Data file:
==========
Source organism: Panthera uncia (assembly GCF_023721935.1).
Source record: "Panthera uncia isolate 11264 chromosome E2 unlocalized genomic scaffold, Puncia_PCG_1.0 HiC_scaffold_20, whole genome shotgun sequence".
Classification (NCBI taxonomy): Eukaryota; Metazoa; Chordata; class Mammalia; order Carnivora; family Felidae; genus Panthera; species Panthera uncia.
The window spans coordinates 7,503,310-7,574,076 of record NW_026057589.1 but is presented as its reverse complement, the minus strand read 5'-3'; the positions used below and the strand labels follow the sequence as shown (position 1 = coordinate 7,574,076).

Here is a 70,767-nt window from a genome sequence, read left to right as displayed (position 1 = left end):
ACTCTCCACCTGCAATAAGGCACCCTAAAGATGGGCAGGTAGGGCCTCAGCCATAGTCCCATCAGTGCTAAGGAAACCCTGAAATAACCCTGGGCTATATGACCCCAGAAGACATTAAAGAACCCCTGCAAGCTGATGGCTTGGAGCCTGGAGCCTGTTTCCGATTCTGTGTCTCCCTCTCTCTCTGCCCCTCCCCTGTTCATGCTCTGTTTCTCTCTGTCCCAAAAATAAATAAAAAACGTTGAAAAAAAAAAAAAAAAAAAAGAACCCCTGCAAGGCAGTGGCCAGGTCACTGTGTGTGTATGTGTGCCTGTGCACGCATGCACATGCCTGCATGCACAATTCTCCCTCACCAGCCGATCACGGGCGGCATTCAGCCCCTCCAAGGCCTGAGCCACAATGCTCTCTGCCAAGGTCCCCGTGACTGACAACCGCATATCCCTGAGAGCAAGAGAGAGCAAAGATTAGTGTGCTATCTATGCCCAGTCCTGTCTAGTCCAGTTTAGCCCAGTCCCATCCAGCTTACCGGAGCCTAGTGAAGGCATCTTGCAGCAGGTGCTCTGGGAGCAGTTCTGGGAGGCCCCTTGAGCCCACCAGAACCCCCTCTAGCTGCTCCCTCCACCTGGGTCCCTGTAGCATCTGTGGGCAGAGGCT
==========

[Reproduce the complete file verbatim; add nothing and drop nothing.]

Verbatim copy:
Source organism: Panthera uncia (assembly GCF_023721935.1).
Source record: "Panthera uncia isolate 11264 chromosome E2 unlocalized genomic scaffold, Puncia_PCG_1.0 HiC_scaffold_20, whole genome shotgun sequence".
Classification (NCBI taxonomy): Eukaryota; Metazoa; Chordata; class Mammalia; order Carnivora; family Felidae; genus Panthera; species Panthera uncia.
The window spans coordinates 7,503,310-7,574,076 of record NW_026057589.1 but is presented as its reverse complement, the minus strand read 5'-3'; the positions used below and the strand labels follow the sequence as shown (position 1 = coordinate 7,574,076).

Here is a 70,767-nt window from a genome sequence, read left to right as displayed (position 1 = left end):
ACTCTCCACCTGCAATAAGGCACCCTAAAGATGGGCAGGTAGGGCCTCAGCCATAGTCCCATCAGTGCTAAGGAAACCCTGAAATAACCCTGGGCTATATGACCCCAGAAGACATTAAAGAACCCCTGCAAGCTGATGGCTTGGAGCCTGGAGCCTGTTTCCGATTCTGTGTCTCCCTCTCTCTCTGCCCCTCCCCTGTTCATGCTCTGTTTCTCTCTGTCCCAAAAATAAATAAAAAACGTTGAAAAAAAAAAAAAAAAAAAAGAACCCCTGCAAGGCAGTGGCCAGGTCACTGTGTGTGTATGTGTGCCTGTGCACGCATGCACATGCCTGCATGCACAATTCTCCCTCACCAGCCGATCACGGGCGGCATTCAGCCCCTCCAAGGCCTGAGCCACAATGCTCTCTGCCAAGGTCCCCGTGACTGACAACCGCATATCCCTGAGAGCAAGAGAGAGCAAAGATTAGTGTGCTATCTATGCCCAGTCCTGTCTAGTCCAGTTTAGCCCAGTCCCATCCAGCTTACCGGAGCCTAGTGAAGGCATCTTGCAGCAGGTGCTCTGGGAGCAGTTCTGGGAGGCCCCTTGAGCCCACCAGAACCCCCTCTAGCTGCTCCCTCCACCTGGGTCCCTGTAGCATCTGTGGGCAGAGGCT